Singapore Math Heuristics: Make A Systematic List, Guess And Check, Restate The Problem In Another Way

The skills children pick up in math are indispensable; they can be applied to other academic subjects and to solve real-world problems in their daily lives and future work.

The Singapore Math curriculum focuses on problem solving. Through problem solving, children develop thinking skills such as creative thinking and critical thinking.

When children analyse math problems, they notice patterns, learn to generalise, form new ideas and activate their creative thinking. Children become critical thinkers when they are able to select the best strategy out of multiple methods to solve word problems.

**Singapore Math Heuristics**

In part one of our Math Heuristics series, we gave an overview of the 12 problem-solving methods or heuristics taught in the Singapore primary math education syllabus, with tips from the curriculum team at Seriously Addictive Mathematics (S.A.M) on how to use them to solve various math word problems.

In part two of the Math Heuristic series, we zoomed in on the heursitics – Act It Out, Draw A Diagram and Look For Patterns, and also showed how to apply the Polya’s 4-step problem-solving process in sample word problems.

In the third part of this series, we will focus on the next 3 heuristics – **Make a systematic list**, **guess and check**, and **restate the problem in another way**.

Sample word problems are solved using these 3 heuristics and Poly’s 4-step process in the step-by-step worked solutions provided by the curriculum team at S.A.M.

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**Heuristic: Make a systematic list**

**Word Problem (Grade 2)**:

Jimmy uses the number cards given below to form as many 3-digit odd numbers as he can. List all the numbers that Jimmy can form.

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**Heuristic: Guess and check**

**Word Problem (Grade 3)**:

David sold a total of 15 $4 coupons and $5 coupons for a funfair. He received $65 for the sale of the coupons. How many $4 coupons and how many $5 coupons did he sell?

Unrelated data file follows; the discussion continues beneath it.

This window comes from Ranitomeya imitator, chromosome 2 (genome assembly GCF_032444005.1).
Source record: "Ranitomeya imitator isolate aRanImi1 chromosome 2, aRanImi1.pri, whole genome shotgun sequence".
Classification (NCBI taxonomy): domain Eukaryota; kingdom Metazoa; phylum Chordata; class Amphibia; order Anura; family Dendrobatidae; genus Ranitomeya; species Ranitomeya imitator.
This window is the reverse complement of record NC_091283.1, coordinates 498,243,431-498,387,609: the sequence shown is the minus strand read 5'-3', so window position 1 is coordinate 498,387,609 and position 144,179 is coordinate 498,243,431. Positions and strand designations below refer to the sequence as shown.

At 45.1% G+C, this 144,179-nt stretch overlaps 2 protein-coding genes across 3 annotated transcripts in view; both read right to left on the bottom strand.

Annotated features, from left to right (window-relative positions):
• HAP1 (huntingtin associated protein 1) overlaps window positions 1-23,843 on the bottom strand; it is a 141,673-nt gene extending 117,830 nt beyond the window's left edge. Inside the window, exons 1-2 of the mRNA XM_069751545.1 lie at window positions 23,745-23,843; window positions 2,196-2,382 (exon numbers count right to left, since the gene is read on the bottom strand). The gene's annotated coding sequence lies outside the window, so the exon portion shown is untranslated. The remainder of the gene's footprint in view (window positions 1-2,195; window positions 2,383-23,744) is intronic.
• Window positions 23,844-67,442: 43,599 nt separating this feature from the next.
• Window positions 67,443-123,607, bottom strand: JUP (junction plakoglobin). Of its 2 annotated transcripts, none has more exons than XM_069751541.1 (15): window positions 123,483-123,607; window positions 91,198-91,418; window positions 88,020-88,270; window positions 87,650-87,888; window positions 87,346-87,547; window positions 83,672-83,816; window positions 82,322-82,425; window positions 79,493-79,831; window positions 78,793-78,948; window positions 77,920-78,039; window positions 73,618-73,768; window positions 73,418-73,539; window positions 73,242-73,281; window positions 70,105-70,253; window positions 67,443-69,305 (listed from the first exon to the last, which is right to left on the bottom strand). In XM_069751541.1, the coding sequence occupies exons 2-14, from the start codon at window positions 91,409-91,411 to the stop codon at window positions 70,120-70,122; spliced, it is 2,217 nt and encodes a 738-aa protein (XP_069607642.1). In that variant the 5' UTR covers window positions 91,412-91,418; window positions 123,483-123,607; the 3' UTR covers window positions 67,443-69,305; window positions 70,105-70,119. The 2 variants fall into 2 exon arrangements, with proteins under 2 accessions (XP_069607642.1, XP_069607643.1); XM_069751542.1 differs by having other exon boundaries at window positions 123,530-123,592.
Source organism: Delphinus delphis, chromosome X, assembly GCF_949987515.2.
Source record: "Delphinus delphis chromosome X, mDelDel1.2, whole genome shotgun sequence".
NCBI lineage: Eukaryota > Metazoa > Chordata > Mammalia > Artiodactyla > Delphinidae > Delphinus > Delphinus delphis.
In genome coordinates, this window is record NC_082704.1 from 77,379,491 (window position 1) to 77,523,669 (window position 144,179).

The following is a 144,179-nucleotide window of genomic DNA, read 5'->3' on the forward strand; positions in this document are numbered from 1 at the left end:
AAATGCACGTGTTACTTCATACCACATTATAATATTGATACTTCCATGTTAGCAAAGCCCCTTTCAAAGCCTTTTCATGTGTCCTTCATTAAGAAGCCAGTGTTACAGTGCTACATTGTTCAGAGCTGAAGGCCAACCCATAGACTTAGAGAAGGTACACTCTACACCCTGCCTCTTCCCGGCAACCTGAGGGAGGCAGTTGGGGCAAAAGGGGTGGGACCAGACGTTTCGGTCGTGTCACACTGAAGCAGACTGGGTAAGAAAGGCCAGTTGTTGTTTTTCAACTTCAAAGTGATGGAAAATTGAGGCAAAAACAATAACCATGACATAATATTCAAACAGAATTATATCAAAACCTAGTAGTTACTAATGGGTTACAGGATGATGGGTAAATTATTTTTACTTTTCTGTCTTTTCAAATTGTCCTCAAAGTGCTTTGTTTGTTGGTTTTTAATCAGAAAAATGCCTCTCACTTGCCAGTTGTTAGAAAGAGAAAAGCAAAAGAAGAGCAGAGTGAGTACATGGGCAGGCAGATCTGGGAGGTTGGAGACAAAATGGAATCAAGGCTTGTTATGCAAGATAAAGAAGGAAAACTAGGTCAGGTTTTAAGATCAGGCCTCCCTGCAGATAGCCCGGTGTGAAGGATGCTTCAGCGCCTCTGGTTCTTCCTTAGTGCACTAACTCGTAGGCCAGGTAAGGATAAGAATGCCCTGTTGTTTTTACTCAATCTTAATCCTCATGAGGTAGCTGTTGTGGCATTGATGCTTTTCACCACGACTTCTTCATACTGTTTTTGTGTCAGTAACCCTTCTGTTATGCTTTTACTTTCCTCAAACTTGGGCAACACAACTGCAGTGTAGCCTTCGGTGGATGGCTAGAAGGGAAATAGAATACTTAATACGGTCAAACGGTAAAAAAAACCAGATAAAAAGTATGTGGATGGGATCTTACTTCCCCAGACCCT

**Word Problem (Grade 5)**:

In a quiz, 5 marks were awarded for each correct answer and 3 marks were deducted for each wrong answer. Darren answered 14 questions and scored 30 marks. How many questions did he answer correctly?

Try solving the following word problem using Polya’s 4-step process.

**Word Problem (Grade 5):**

Vijay is presented with the equations below. Insert one pair of brackets in each equation to make it true.

4 × 11 + 18 ÷ 3 + 6 = 46

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**Heuristic: Restate the problem in another way**

**Word Problem (Grade 2)**:

Sally has some beds and sofas. All of them are equal in length. The total length is 14 metres. Each bed is 2 metres long. Sally has 1 fewer bed than sofas. What is the total length of the sofas?

Try solving the following word problem using Polya’s 4-step process.

**Word Problem (Grade 2)**:

There are some identical pens and erasers. 2 pens and 3 erasers are 45 centimetres long altogether. 6 erasers and 2 pens are 60 centimetres long altogether. What is the length of 3 erasers?

These are just a few examples to show you how Singapore Math heuristics are used to solve basic and intermediate word problems in lower grade levels and complex word problems in upper grade levels.

Look out for parts four and five of this series for the other 6 remaining Singapore Math heuristics and word problems with step-by-step worked solutions.

This is the third part to S.A.M Math Heuristics series. Read part one and part two here.

Established in 2010, Seriously Addictive Mathematics (S.A.M) is the world’s largest Singapore Math enrichment program for children aged four to 12. The award-winning S.A.M program is based on the global top-ranking Singapore Math curriculum with a focus on developing problem solving and thinking skills.

The curriculum is complemented with S.A.M’s two-pillared approach of Classroom Engagement and Worksheet Reinforcement, with an individual learning plan tailored to each child at their own skill level and pace, because no two children learn alike.